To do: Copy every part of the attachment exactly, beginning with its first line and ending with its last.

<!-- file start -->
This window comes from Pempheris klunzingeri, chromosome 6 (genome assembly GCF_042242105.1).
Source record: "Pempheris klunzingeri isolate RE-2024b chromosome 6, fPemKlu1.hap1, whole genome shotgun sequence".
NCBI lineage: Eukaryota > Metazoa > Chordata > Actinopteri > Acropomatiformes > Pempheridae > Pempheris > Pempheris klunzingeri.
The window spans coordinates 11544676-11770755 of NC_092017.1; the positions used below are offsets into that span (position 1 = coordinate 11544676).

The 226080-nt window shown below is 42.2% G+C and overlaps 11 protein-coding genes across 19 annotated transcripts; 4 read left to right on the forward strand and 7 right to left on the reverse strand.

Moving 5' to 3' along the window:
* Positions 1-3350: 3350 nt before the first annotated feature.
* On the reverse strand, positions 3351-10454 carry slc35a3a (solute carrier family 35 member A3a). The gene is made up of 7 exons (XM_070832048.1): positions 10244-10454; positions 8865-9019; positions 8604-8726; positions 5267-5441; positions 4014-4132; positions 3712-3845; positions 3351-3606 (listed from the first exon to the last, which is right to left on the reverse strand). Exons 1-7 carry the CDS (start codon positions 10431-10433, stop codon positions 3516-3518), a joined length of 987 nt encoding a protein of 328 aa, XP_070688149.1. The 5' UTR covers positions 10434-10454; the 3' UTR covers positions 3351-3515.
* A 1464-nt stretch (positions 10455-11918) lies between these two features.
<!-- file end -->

This window comes from Pempheris klunzingeri, chromosome 6 (genome assembly GCF_042242105.1).
Source record: "Pempheris klunzingeri isolate RE-2024b chromosome 6, fPemKlu1.hap1, whole genome shotgun sequence".
NCBI lineage: Eukaryota > Metazoa > Chordata > Actinopteri > Acropomatiformes > Pempheridae > Pempheris > Pempheris klunzingeri.
The window spans coordinates 11544676-11770755 of NC_092017.1; the positions used below are offsets into that span (position 1 = coordinate 11544676).

The 226080-nt window shown below is 42.2% G+C and overlaps 11 protein-coding genes across 19 annotated transcripts; 4 read left to right on the forward strand and 7 right to left on the reverse strand.

Moving 5' to 3' along the window:
* Positions 1-3350: 3350 nt before the first annotated feature.
* On the reverse strand, positions 3351-10454 carry slc35a3a (solute carrier family 35 member A3a). The gene is made up of 7 exons (XM_070832048.1): positions 10244-10454; positions 8865-9019; positions 8604-8726; positions 5267-5441; positions 4014-4132; positions 3712-3845; positions 3351-3606 (listed from the first exon to the last, which is right to left on the reverse strand). Exons 1-7 carry the CDS (start codon positions 10431-10433, stop codon positions 3516-3518), a joined length of 987 nt encoding a protein of 328 aa, XP_070688149.1. The 5' UTR covers positions 10434-10454; the 3' UTR covers positions 3351-3515.
* A 1464-nt stretch (positions 10455-11918) lies between these two features.